It was very relaxed. In fact, we had loads of radio-controlled cars in our office, which we were always playing with. The first office was next to this old railway line and we used to take the cars out and launch them off the side of the platform when we wanted a break. In the end we had this massive bank of AA batteries that were kept constantly on charge whenever we wanted to take the cars out. That was the kind of place Sensible was. Also, it didn’t really matter what hours you did, just as long as you got your work done in the end. If I wanted to take a few days off to relax, I could, providing I had got everything I needed to finished. That was just the way it worked there.

Give us an idea of how you approached your work on Cannon Fodder.

Well, the way I’d usually start was to choose a couple of colours to use as the base, and then I’d built up my palette as I went along. It was very rare to start with a full palette and have 16 colours ready to go. If anything, I used to use about ten and have reserves. But the most difficult thing was animating it. I’ve always said that one of the hardest things was learning how to get the sprites on Cannon Fodder to look like their arms were moving backward and forward when they’re walking. I mean, how do you show motion using only three pixels? My solution was to use a dark colour when the arms are back and then as it’s coming forward you would get lighter using say, three shades of grey. I don’t know if anyone else did that, but that was the only way I could get those sprites to look like they were moving. Some people in certain games didn’t bother and they looked like matchstick men, but I wanted to make those little soldiers look as good as they possibly could.

Did you get quite precious about the colours in your palette, given that you were limited to 16?

There was a point when we were doing the backgrounds and I hadn’t put blue in my palette because I was trying to keep things realistic. I thought the water in the jungle wouldn’t be blue – it would be green and murky and horrible. But then Jops said we’ve got to have blue water, and I remember getting very annoyed because I’d spent all this time on the graphics and I didn’t have any room left in my palette. So I had to remap the tile set to have an extra colour to accommodate the blue. It was frustrating but the thing is, like I said before, you build a palette up from the start. You don’t just go, ’I’ll have four colours for explosions, two colours for the uniform’, you have to build it up as you go and you make sure each colour has got multiple uses. Red for instance is used on the explosions and also on the crates. Everywhere you look there’s reuse of the colours, whereas now you wouldn’t do that because you’re no longer restricted.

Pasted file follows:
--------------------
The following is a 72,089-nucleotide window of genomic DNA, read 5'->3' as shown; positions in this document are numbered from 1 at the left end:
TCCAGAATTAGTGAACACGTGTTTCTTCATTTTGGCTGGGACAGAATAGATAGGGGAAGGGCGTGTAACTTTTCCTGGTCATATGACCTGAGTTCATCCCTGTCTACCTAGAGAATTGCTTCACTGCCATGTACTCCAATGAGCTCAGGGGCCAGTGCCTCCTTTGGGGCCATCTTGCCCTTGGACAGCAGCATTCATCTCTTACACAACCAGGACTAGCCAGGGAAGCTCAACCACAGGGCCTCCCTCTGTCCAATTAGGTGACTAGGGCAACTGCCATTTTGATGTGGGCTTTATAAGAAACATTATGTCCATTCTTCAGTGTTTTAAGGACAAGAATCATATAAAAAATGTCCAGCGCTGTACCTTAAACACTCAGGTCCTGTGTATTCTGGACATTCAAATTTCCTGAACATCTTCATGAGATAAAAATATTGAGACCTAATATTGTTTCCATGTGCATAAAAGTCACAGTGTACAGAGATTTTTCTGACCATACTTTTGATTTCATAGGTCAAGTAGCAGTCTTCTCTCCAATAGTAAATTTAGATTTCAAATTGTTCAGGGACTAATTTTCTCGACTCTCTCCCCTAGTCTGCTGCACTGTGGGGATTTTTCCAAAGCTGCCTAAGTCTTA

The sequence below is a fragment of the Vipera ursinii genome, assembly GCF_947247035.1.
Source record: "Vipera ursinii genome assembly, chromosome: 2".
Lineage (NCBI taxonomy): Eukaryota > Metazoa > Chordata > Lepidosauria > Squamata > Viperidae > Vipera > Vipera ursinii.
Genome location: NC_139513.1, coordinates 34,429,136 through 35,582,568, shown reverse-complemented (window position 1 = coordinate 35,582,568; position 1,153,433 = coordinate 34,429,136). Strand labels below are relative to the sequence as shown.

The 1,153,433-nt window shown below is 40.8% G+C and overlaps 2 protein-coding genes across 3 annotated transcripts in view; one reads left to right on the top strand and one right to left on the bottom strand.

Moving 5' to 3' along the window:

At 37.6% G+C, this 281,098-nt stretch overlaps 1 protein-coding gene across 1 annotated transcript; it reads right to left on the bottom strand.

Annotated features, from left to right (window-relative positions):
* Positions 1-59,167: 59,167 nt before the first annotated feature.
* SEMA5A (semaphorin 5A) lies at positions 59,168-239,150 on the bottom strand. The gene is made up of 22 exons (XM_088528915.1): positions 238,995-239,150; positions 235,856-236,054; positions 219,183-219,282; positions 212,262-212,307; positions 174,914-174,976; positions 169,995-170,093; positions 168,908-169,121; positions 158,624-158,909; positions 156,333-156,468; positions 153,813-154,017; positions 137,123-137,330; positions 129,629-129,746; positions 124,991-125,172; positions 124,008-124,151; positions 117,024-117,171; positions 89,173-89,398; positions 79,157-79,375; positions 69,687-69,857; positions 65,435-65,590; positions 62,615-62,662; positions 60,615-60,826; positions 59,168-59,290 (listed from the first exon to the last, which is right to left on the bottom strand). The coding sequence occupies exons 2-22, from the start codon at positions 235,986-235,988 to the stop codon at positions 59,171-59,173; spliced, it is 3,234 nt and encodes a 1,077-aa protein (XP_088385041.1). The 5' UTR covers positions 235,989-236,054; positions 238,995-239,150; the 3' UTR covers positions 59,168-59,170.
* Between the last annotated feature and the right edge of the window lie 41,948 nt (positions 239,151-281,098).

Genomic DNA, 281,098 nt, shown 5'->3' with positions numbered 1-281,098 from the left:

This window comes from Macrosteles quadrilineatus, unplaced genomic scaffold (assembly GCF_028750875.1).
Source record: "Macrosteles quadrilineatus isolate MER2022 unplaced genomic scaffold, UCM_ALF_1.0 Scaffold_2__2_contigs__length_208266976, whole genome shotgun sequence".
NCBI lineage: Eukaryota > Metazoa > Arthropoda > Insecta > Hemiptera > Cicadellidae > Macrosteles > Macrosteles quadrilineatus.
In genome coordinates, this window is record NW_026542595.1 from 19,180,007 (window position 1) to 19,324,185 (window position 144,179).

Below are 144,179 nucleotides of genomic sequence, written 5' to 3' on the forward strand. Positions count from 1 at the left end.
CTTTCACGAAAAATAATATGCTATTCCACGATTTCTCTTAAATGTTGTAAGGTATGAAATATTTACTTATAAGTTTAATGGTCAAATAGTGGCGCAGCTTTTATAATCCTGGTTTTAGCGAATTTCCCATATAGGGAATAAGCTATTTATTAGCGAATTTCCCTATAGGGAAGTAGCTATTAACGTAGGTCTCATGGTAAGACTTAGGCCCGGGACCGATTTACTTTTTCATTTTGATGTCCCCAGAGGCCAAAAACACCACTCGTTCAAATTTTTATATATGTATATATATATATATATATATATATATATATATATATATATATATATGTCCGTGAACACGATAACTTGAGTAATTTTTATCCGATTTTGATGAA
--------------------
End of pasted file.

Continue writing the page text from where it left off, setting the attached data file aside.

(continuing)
How annoyed were you when the British Legion complained that you’d used their poppy in the game design?

Don’t talk to me about the poppy. I think I invented new swear words when that happened. I never thought drawing some poppy I bought off an old boy from the British Legion would cause so much hassle. I’m not an egotistical kind of artist, but I liked that poppy and we were up against the clock on so many other things at the time. So, when we had the British Legion kicking off, saying we were glorifying war and that we couldn’t use it, I had to start all over again. I had to go out searching around fields in Saffron Walden just to find an actual poppy to redraw. I had to redo all the lovely bitmap work on the main titles and then all the other screens as well. It was a nightmare and the last thing we needed at the time. Thankfully, the game didn’t suffer and, in truth, the publicity probably did us some good; but it was such a pain in the arse.

In your opinion, why do you think so many people failed to acknowledge the game’s anti-war message?